The MICV-65 program was eventually terminated, but still ready as a "back up". The MICV-70 program went up to the final M2 Bradley with sixteen years to materlize. The intermediate was the XM723 prototype built for revised MICV project, interwoven with Packard and Chrysler proposals during the RFP phase of this revised project made the original specifications for the XM-701 essentially obsolete, one crucial point for procurement. A large part of this was due to the appearance of the BMP-1.

In 1966-1967, as the Vietnam War intensified, Cornell Aeronautical Laboratory conducted studies under Army contract, the first released in June for a cost effectiveness analysis of the MICV-70, concluded it was to be still full-tracked, but with aluminum armor and with a larger turret, this tipme a stabilized cannon, and a crew of twelve men. The second study one year later considered to add a TOW in place of the proposed cannon and concluded an organic TOW MICV would be ideal as complement. However, the Soviet BMP-1 making its public debut on Red Square, in May 1967, had not only a 73 mm cannon, far more potent even though low-velocity, combined to a small ATGM, combined with NBC proof, better armour design, low profile and still great speed. It just ramped up the debate and forced to a new set of specifications for the MICV programme, based on the 1968 Colonel Casey's report.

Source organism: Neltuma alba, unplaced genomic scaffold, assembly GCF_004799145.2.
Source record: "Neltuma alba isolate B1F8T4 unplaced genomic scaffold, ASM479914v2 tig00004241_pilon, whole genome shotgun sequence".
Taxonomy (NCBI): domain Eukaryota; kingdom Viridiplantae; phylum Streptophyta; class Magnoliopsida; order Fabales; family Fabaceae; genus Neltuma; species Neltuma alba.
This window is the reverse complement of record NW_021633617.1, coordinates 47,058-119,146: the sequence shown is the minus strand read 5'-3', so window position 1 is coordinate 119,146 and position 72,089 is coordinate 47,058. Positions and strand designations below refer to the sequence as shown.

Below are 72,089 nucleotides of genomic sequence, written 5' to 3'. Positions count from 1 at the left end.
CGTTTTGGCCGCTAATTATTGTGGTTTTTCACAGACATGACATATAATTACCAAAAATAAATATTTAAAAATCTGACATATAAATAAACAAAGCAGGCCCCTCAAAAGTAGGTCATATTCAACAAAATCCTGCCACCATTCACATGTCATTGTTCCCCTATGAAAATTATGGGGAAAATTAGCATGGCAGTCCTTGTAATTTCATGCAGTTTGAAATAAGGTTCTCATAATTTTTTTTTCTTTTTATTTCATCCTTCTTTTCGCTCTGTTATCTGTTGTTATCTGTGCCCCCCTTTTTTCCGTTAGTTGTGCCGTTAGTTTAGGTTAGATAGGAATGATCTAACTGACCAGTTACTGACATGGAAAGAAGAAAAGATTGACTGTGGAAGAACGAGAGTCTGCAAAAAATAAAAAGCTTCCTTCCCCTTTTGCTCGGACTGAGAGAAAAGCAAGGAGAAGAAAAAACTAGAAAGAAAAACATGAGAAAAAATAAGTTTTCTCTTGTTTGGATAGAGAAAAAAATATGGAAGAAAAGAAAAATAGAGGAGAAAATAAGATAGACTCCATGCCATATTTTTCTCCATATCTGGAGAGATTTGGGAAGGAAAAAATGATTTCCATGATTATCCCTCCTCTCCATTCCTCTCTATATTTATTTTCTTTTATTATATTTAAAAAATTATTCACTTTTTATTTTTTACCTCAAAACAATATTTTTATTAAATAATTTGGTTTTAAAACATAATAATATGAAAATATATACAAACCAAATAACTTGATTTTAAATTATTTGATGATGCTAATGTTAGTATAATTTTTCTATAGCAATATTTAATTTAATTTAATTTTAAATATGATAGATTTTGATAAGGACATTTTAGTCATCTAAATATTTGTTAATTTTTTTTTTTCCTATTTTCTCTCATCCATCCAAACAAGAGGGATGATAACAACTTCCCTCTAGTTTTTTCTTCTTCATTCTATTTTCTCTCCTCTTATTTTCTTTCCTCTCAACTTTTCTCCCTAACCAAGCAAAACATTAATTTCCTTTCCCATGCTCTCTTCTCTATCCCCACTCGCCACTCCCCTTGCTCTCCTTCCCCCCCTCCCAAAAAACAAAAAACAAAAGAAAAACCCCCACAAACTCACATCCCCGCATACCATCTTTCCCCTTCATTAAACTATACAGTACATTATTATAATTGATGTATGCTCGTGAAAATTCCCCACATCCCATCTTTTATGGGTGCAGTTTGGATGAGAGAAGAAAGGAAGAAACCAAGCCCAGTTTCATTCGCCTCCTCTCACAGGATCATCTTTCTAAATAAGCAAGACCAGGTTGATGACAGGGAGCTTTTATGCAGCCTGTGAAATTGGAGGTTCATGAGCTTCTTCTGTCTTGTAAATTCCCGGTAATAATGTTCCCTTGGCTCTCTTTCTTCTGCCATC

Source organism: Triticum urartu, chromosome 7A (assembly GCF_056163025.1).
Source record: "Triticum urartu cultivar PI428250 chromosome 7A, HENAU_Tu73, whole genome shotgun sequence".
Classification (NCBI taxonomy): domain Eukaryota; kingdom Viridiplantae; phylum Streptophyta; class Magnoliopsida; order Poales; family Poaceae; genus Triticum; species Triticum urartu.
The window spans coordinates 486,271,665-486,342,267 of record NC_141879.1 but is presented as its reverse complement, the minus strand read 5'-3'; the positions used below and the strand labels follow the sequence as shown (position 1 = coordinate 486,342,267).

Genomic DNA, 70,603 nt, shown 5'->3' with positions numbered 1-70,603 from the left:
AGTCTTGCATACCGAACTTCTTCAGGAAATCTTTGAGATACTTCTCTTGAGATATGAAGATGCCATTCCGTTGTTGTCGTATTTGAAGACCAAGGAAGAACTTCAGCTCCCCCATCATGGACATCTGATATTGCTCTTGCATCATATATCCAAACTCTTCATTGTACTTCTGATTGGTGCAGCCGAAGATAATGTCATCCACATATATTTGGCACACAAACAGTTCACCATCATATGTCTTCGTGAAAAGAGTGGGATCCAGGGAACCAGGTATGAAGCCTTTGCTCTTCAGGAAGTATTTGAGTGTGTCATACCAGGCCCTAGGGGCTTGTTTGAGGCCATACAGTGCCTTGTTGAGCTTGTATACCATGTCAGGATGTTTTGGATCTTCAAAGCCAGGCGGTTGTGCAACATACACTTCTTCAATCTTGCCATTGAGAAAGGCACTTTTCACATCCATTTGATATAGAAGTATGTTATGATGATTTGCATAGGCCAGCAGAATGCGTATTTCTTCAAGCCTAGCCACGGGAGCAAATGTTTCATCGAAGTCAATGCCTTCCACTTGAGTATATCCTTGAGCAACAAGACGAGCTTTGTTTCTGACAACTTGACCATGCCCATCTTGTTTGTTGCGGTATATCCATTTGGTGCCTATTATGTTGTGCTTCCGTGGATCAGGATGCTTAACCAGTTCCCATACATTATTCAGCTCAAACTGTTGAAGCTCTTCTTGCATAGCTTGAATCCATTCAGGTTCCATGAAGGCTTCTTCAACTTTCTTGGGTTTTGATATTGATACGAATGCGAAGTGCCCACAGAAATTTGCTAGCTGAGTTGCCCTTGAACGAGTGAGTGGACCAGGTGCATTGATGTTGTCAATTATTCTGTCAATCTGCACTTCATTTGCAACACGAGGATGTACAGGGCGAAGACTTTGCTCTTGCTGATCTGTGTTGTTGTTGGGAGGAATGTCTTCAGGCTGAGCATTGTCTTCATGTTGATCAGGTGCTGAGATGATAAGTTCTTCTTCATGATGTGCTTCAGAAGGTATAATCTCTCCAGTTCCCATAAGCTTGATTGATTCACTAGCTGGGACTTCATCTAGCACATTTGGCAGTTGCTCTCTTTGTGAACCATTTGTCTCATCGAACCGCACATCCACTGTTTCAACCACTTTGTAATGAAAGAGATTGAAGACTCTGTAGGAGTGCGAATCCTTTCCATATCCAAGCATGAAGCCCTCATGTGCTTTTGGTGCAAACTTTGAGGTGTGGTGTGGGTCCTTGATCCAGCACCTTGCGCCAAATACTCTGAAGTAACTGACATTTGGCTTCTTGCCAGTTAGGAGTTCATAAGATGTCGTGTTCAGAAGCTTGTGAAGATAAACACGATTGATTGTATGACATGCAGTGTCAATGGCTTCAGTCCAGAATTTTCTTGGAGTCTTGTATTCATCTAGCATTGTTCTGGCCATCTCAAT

XM 701 MICV specifications
Total weight, battle ready50,750 - 54,050 Ibs (25 tons)
Crew12 (Driver, Gunner, Commander, 9 infantry)
PropulsionCCF 8V71T diesel engine
SuspensionTorsion bars
Speed (road)60 km/h (40 mph)
Armament20 mm Autocannon, 12 MGs
Armor20 mm RHA, steel/aluminium
Total production6 in 1965


The T117 prototype APC, which shared many similarities.

First prototype, with its slanted nose

The bulkier Pilot N°5


XM701 prototype as delivered

XM701 Pilot



MICV 70 artist conception 1972



Zaloga, Steven and Sarson, Peter. M2 / M3 Bradley Infantry Fighting Vehicle 1983 - 1995, Osprey (UK) Ltd, 1995, London, New Vanguard Series No. 18.


3. Integrating Dismounted Infantry Capabilities with Combat Vehicles - JSTOR
M701 on
Full development on
RAND report: "Understanding Why a Ground Combat Vehicle That Carries Nine Dismounts Is Important to the Army"